The Horn of Africa has been one of, if not the most, war and starvation plagued regions in the world. And these ongoing calamities can all be traced back to the Western overlords footing the bill.
The West, especially the Obama White House, may pretend ignorance of this crime, but the fact remains that a senior Obama advisor, Gayle Smith, in her pre-Obama opposition-to-George-Bush day job at the so called Enough Project, wrote about this back in 2007 and 2008.
So the powers that be know, all too well, that they are directly responsible for the forced starvation of millions, but don’t expect any action from them. The mandate of the leaders of the Western “democracies” is not to save lives – far from it; it is to protect their empire. So what does it matter if their capos in East Africa cause hundreds of thousands, maybe a million people to die of starvation?
International law is really the law of the jungle, where only the strong survive and the long-suffering people of the Ethiopian Ogaden are the latest victims. The people of the Ogaden have little choice but to fight for their lives, at least until the gangster, genocidal regime of Meles Zenawi is sent packing, with Meles fleeing to his palace in London with his ill-gotten billions.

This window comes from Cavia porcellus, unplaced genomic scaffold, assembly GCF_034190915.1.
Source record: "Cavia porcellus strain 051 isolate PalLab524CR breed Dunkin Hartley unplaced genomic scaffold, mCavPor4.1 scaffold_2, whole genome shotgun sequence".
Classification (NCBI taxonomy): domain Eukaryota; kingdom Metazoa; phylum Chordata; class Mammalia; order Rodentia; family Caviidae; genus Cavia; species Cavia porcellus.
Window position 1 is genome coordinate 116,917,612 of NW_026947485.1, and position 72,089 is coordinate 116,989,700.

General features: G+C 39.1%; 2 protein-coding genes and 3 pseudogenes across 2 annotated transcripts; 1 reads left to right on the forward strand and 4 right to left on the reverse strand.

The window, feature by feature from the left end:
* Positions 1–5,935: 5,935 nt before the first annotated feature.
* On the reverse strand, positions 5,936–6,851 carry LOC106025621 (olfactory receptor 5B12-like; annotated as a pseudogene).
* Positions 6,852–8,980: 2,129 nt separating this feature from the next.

International law is really the law of the jungle, where only the strong survive and the long-suffering people of the Ethiopian Ogaden are the latest victims.
Until then, don’t expect anything better than crocodile tears from the “humanitarian interventionists” in the West.
World Food Program in Somalia: Angel of mercy or angel of death?
The World Food Program (WFP), one of the U.N.’s biggest aid agencies, has a very nasty history in Somalia.
Back in 2006, just as Somali farmers brought their grain harvest to market, the WFP began the distribution of its entire year’s grain aid for Somalia. With thousands of tons of free grain available, Somali farmers found it almost impossible to sell their harvest and faced disaster.
Thousands of angry Somali farmers gathered at WFP distribution centers across Somalia to protest, sometimes violently. In an attempt to calm matters, the WFP promised an investigation which in due course announced that, yes, the WFP had done the Somali farmers wrong and promised they wouldn’t do it again.
Then in 2007, just as the Somali grain harvest began to arrive in local markets, the WFP once again distributed its entire years’ grain aid, only this time with the Ethiopian army there to protect it. With a four-year-long on and off again drought since afflicting most of Somalia you could say the WFP helped put the nail in the coffin of Somali agriculture.
Small wonder then why the Somali resistance, “The Youth,” Al Shabab, has since kicked the WFP out of most of the southern Somalia that they control. It was only a couple of months ago that the WFP had cut the minimum survival food rations for the 1 million or more Somali refugees it had been feeding by 70 percent due to a “funding shortfall.” Yet today, they would have us believe that they are desperately concerned for the survival of the Somali people suffering from the drought?